Scotty said...

Amoebe - I say hip-hop because of the area I come from. Most kids are trying to imitate losers from the States who are models of what we don't want in a civil society.

And NO. "Mixing with everybody within your 4 km radius is not that bad of an idea - it gives you a nice cross-section of society. " is just not true. The town I come from is not a cross-section of the country. It is a ghetto. Mixing with kids who are all the same age and from the same immediate area is not what I call good socialization.

Why do I bash public schools? I don't bash all of them. But the ones in my town are institutions of collective ignorance. I attended a public school for my first two years of schooling, then I attended an independent school, then I was home-schooled, and then I went back to an independent school, and I finished my last three years of school in a public school. I know what the schools are like round here.

Funnily enough my dad was a teacher and deputy principal in the state school system for a long time. I have many horror stories of what goes on. He moved to become a principal of an independent school - a huge pay drop - but he enjoys it so much more.

At the end of the day - schools are not there to socialize kids. They are there to educate them. We need to evaluate their success in those terms.

amoebe said...

"Most kids are trying to imitate losers from the States who are models of what we don't want in a civil society."
Another blanket statement...so people from the States are losers...certainly not all of them. I've taught at a college in the States for two years and I've encountered far more good than bad people, even if some of them did listen to hip hop. Also, define civil society. What's the criteria for somebody to be a civil citizen? White? Christian?
Brian, I agree with you that choosing an independent school for academic reasons is a good idea. I'd probably do that myself if I saw that the state school in my area was not performing. My initial concern (with the EB schools) was the fact that people put their kids into independent schools (or even build those schools) for more or less ideological reasons and because they think that their world view is superior to everybody else's. That's what I don't really like.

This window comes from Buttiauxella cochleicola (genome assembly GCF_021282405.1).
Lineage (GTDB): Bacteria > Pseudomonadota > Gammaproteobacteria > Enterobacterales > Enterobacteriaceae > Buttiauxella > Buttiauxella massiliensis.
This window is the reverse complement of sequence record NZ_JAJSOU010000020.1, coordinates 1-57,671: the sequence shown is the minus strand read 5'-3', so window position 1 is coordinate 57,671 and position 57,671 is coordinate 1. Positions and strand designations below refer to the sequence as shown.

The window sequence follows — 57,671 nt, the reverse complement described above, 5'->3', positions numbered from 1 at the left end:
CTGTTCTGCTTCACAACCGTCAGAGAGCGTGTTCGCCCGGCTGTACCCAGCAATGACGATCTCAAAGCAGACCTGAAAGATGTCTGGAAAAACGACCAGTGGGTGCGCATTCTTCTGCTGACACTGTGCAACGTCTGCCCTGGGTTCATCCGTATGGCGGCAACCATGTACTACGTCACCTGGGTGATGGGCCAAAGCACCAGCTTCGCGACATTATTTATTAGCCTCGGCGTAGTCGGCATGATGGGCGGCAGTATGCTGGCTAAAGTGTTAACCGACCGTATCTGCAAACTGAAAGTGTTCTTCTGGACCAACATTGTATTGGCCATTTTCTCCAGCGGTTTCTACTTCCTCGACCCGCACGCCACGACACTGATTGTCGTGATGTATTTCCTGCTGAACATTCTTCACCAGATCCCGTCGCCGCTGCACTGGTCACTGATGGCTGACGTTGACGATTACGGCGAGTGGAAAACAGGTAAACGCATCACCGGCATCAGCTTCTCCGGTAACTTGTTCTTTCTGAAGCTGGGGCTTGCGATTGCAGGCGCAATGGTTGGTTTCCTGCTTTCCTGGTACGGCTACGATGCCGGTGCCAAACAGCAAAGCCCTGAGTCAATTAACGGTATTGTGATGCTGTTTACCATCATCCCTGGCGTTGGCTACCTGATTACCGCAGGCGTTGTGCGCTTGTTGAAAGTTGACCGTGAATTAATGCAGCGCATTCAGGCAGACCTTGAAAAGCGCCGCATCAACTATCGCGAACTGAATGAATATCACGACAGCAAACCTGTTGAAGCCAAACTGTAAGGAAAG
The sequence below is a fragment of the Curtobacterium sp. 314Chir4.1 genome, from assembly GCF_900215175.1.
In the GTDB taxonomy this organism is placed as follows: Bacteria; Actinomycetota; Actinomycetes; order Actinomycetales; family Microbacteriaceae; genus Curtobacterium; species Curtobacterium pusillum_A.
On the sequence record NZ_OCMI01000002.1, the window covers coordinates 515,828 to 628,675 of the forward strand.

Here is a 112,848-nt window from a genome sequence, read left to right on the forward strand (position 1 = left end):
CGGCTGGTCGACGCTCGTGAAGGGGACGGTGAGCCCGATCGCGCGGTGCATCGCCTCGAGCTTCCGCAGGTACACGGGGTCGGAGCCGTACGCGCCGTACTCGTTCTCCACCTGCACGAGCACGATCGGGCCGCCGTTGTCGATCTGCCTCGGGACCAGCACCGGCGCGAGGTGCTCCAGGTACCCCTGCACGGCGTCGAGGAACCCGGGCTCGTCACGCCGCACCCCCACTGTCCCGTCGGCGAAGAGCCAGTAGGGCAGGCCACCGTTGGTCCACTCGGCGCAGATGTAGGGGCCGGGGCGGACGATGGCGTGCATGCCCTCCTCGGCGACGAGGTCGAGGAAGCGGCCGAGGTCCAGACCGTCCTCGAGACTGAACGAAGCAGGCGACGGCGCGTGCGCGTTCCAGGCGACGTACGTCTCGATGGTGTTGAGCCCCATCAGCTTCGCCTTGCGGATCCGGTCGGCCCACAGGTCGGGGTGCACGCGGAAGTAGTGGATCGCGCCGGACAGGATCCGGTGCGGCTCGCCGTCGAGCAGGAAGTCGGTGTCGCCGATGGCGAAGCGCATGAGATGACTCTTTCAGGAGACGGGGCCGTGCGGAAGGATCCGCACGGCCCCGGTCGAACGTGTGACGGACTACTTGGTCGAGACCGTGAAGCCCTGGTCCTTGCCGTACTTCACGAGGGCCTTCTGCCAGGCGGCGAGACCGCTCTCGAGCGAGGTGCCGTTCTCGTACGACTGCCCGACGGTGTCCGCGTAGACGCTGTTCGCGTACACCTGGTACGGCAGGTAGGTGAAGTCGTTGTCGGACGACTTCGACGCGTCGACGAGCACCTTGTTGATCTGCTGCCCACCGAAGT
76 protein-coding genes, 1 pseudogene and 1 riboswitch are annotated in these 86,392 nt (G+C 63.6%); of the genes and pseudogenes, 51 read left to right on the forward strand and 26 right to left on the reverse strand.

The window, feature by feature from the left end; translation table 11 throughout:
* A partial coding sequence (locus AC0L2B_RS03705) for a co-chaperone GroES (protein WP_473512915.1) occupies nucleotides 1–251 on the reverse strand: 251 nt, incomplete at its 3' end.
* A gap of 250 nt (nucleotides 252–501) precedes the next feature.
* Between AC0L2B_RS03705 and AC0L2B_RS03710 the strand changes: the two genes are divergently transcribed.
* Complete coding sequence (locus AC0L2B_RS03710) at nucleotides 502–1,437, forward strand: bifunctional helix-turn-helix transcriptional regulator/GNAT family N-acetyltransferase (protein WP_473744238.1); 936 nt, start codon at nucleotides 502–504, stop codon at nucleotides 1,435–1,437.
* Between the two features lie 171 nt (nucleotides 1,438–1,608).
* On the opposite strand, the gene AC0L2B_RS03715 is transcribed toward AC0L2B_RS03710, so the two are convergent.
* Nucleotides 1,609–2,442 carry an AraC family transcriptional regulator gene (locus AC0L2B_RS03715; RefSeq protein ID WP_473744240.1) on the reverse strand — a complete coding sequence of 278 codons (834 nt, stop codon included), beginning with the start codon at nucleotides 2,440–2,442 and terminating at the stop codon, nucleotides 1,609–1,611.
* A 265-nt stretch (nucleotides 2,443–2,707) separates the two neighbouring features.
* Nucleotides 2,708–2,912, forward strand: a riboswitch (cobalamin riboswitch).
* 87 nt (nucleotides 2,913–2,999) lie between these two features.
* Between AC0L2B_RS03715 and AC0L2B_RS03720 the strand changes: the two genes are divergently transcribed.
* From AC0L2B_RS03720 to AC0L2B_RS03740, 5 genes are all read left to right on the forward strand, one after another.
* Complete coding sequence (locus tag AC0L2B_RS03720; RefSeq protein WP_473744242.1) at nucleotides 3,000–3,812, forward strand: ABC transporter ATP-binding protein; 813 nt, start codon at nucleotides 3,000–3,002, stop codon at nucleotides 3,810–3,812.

Scotty said...
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Scotty said...

Clarification...I love the US. I am a strong supporter of them and many of their policies. I wasn't talking about every single person in the states....

Most kids in my area (which I should know because I live and work here) are trying to imitate losers from the States (a select group of morons in the hip hop music industry who view women as property, drugs as good, killing and turf wars as normal).

My worldview IS superior to the worldview of these people. If I didn't think that, I wouldn't hold to it. If all people lived out their worldview, where would we be?

A civil society in my mind is definitely not something where youths wander round after dark vandalising property, breaking and entering houses and then tagging throughout them, smashing up letter boxes, tagging vehicles, throwing rocks and bottles at moving vehicles, and beating people to a pulp...just because they can. All of these I have experience with in my neighbourhood.

A civil society is nothing to do with ethnicity as you seem to suggest I must think, and it doesn't have to be about religion either. It is about all people understanding their responsibilities to other people, and respecting them. These things are not often taught in our state schools which focus more on rights.